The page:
What is a Lottery?

A lottery is a game in which players buy numbered tickets, and winning depends on chance. The word is also used to refer to a situation in which something is determined by chance—such as the selection of judges, sports draft picks, or even which legislators get to be re-elected. It can even refer to an affair that one might call a matter of fate, as in Shakespeare’s “As it were the lottery of life.”

The odds of winning a lottery are low, and this makes it easy for people to play repeatedly. In fact, Cohen says, the number of tickets sold is highly responsive to economic fluctuations: Lottery sales rise as incomes fall, unemployment climbs, and poverty rates increase. And, as with many other commercial products, lottery marketers are well aware of the psychology of addiction. Everything from the look of the tickets to the math behind them is designed to keep people coming back for more.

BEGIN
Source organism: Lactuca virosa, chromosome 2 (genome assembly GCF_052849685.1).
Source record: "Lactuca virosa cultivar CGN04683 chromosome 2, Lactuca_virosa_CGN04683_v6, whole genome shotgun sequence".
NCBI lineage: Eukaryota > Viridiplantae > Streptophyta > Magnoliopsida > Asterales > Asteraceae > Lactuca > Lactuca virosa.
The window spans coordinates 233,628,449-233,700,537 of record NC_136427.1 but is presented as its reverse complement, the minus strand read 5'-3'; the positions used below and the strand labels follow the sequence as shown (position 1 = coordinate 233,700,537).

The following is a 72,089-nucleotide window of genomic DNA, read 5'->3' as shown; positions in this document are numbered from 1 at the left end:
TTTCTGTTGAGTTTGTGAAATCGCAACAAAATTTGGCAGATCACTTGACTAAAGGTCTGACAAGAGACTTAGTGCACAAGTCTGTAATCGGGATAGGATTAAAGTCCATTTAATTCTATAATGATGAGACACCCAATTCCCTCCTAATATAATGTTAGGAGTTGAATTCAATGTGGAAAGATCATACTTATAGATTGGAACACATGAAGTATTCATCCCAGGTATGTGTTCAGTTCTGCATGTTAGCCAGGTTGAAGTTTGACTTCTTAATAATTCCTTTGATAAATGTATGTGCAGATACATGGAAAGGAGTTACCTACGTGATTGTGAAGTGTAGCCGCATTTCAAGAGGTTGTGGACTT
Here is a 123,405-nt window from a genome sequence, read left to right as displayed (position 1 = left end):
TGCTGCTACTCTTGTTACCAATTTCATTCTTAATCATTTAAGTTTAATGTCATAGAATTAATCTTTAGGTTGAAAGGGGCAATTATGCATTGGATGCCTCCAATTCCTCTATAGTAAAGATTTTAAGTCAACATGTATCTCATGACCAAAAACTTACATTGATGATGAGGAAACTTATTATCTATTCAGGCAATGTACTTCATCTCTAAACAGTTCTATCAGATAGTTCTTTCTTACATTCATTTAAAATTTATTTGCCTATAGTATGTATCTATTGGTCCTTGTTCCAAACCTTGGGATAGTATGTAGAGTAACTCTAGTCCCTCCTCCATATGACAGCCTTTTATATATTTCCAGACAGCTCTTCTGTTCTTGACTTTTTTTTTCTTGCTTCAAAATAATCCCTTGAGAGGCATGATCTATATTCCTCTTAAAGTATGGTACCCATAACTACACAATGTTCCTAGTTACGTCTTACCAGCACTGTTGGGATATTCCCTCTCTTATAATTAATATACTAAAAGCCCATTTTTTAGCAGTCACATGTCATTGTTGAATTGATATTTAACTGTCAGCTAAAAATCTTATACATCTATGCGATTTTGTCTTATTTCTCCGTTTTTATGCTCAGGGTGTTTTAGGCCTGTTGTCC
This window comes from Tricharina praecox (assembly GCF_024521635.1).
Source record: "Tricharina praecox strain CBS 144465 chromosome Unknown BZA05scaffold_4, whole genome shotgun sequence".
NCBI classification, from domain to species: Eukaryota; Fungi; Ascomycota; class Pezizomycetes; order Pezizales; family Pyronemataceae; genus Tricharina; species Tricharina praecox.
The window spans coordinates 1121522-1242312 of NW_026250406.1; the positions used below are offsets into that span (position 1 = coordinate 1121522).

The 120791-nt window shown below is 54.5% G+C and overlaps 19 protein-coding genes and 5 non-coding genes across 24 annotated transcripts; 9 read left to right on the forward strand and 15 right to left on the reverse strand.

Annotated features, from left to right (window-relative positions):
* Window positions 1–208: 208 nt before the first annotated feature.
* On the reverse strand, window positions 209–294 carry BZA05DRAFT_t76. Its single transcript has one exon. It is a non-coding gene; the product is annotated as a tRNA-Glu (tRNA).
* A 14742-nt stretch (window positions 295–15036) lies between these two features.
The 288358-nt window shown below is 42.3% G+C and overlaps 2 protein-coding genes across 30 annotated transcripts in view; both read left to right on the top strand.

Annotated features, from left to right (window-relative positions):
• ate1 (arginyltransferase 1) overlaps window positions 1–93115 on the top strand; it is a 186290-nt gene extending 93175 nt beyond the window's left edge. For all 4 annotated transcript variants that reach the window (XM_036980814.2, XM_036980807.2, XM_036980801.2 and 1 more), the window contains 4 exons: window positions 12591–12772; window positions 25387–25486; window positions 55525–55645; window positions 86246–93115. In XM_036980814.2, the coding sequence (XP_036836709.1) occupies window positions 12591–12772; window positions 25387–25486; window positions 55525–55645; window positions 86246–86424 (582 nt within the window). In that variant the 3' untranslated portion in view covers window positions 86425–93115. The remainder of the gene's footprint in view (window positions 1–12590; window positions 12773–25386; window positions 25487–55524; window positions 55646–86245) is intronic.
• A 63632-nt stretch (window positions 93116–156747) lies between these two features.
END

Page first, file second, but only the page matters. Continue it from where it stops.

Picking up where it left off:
In the late-twentieth century, when states were casting about for ways to float their budgets that wouldn’t upset an increasingly tax averse electorate, the lottery took off. Advocates of legalization began arguing that a lottery would pay for a single line item, usually something popular and nonpartisan—education, say, or elder care, or public parks, or aid for veterans. This approach, writes Cohen, gave lottery advocates the moral cover they needed to sell the idea to voters, assuring them that a vote for the lottery was not a vote for gambling but for an important service.